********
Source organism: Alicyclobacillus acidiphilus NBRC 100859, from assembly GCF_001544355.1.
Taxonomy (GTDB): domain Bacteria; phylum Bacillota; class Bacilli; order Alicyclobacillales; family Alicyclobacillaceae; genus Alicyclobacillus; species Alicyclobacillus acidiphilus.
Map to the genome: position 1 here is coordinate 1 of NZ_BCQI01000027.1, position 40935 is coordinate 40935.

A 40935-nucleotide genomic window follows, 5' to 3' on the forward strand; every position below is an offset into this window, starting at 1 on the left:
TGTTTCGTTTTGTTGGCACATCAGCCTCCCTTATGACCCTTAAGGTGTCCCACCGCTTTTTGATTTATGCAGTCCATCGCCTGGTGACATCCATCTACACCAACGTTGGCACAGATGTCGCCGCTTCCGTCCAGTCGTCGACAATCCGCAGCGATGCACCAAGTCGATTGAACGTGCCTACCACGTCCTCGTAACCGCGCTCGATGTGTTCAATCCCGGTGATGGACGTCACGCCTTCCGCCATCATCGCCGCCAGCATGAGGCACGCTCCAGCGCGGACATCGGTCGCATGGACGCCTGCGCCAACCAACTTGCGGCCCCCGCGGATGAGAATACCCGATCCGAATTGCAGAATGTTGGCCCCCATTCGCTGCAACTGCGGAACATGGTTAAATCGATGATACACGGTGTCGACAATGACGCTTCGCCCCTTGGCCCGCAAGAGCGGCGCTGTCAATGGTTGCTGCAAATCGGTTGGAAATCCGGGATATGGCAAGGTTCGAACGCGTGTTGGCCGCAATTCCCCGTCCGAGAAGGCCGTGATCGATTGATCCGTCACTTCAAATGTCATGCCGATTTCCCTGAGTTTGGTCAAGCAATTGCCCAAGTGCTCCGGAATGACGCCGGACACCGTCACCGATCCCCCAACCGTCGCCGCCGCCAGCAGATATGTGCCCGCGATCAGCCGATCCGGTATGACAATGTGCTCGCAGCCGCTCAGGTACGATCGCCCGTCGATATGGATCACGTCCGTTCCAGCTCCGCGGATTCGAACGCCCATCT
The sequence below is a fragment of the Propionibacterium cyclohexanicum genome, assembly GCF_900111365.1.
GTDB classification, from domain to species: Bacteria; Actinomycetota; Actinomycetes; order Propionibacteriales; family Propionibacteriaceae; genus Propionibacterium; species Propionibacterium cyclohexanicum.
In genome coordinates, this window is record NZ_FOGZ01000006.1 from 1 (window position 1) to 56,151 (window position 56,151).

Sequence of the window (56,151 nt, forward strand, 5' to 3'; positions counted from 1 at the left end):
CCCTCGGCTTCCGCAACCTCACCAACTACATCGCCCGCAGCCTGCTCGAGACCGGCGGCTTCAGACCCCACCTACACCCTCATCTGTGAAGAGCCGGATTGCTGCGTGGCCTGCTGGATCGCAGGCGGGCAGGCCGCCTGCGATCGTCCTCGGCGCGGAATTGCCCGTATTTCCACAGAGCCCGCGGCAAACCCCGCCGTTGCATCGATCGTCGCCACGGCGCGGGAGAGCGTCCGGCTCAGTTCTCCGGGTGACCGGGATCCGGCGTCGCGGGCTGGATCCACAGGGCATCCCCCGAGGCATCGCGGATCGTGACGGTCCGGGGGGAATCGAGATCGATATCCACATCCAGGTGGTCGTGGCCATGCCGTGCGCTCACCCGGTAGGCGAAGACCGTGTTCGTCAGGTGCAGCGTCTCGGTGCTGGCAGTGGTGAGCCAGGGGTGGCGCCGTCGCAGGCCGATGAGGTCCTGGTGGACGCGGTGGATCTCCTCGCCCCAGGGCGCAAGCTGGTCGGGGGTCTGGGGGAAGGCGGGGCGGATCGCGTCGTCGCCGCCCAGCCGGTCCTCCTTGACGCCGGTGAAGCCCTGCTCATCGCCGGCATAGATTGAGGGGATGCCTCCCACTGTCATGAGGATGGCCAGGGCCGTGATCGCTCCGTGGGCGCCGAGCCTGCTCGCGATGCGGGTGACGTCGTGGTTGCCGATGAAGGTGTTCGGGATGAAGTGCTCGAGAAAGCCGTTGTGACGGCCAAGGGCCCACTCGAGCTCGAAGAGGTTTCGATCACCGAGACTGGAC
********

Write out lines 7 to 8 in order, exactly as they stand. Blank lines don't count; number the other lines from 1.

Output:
GTDB classification, from domain to species: Bacteria; Actinomycetota; Actinomycetes; order Propionibacteriales; family Propionibacteriaceae; genus Propionibacterium; species Propionibacterium cyclohexanicum.
In genome coordinates, this window is record NZ_FOGZ01000006.1 from 1 (window position 1) to 56,151 (window position 56,151).